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boursin spinach gratin

April 9th, 2010 | 18 Comments »

Boursin, people. Boursin cheese. Rich, creamy and speckled with herbs. Melted and mixed with fresh spinach, topped with crunchy bread crumbs and baked to perfection. Ultra-satisfying and delicious. But strangely, I took a bite and swore I’d had it before, sometime far and long ago though. I know it wasn’t recently, and I’m pretty sure I was quite young, but the flavor of this was familiar in that misty, distant fashion that reeks of deja vu.

On my birthday in early March, we dined at a restaurant where perfectly cooked rotisserie meats were the star, and along with the meltingly tender chunks of meat that graced our plates, Mike and I selected a side of creamed spinach that was equally blissful. The spinach was tender, perfectly cooked and  in a delicious bath of smooth, lightly seasoned sauce. I remember sighing sadly as the last bite was scraped from the dish, and it was so blissful and perfect that I dreamed about it for days afterwards. Who dreams of creamed spinach? Especially since it was the first time in my life that I’ve eaten it. Yes. First time. I fell hard I guess. I’d seen numerous recipes for it, chock full of decadent heavy cream that made my arteries cringe away in fright. Not that Boursin cheese is any different; folks, this dish is rich like an oil baron. But given the richness of the added Boursin, I knew I wouldn’t need heavy cream to make it. In fact, I think having heavy cream, which the original recipe calls for, would make this dish a bit too much. As it is I could only manage a few mouthfuls, complete with much eye-rolling, and heavily satisfactory sighs. Heavy cream AND Boursin? Sometimes, you can have too much of a good thing.

Of course, any dish where there is delightful browned, butter drenched panko crumbs gets an enthusiastic thumbs-up from this girl. I find myself making up excuses to brown myself a pan of them, fluttering them through my fingers to grace the top of just about anything, then gleefully slurping the rest from my hand. Something about their delicate crispness just makes my mouth happier. With this spinach, they form a nice crust on top of the gratin as it bakes, adding a polar opposite element to the smooth creamy base and lovely al dente spinach.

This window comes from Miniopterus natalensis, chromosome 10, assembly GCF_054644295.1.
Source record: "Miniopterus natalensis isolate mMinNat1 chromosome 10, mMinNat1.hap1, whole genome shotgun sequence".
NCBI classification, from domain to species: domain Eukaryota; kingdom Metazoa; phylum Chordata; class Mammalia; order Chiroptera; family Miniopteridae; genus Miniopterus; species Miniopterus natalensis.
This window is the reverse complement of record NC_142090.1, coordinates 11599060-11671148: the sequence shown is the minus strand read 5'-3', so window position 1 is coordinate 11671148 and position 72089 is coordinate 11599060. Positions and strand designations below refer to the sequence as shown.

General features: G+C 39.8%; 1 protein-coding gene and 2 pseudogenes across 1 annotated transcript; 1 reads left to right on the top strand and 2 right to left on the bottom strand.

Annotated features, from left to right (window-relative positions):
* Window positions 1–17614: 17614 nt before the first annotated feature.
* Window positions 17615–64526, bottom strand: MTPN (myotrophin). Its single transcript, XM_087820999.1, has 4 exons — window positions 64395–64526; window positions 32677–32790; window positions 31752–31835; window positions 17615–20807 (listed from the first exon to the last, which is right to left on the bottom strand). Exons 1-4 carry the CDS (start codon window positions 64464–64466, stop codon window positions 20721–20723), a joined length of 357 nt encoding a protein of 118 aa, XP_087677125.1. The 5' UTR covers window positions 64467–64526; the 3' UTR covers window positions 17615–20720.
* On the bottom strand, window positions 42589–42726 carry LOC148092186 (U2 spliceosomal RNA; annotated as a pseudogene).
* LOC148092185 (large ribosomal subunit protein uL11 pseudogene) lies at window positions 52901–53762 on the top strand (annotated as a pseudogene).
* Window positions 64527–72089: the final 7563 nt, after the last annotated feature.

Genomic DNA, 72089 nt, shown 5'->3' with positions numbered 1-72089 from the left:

While this isn’t exactly the lightest of Spring fare, and I certainly wouldn’t want to drench the upcoming fresh spinach crop under such a disguise, I am glad to know that for a cool night I have an option to set my mind dreaming once again.

And maybe more importantly, keep it there for good. Does the idea of Boursin cheese make you swoon too? Tell me how you love to eat it, and to offer you another decadent side dish, please check out Chris’ Ultimate Boursin Mashed Potatoes.

Boursin Spinach Gratin
From Spring 2010, At Home with Kowalski’s magazine. Heavily adapted by Kate

1 bunch fresh spinach, destemmed, washed well and spun very dry
1 t. unsalted butter
1 small shallot, minced
3 T. AP flour
1-1/2 c. plain soymilk (alternately, use 1 c. skim milk & 1/2 c. heavy cream)
1 pkg Boursin Herb and Garlic cheese,  5.2oz
3 T. fresh shredded parmesan, or other hard cheese of choice
1 t. lemon zest
2/3 c. panko bread crumbs
1 T. melted butter
Salt and pepper to taste

Heat oven to 425°

In a medium oven proof skillet with a cover, melt butter and add shallot, cooking and stirring until soft, about 5 minutes. Stir in flour to coat and then slowly begin whisking in milk until fully incorporated. Stirring constantly, bring sauce to a gentle simmer to thicken, then add in Boursin cheese, a small amount at a time, until all of it is blended into the sauce.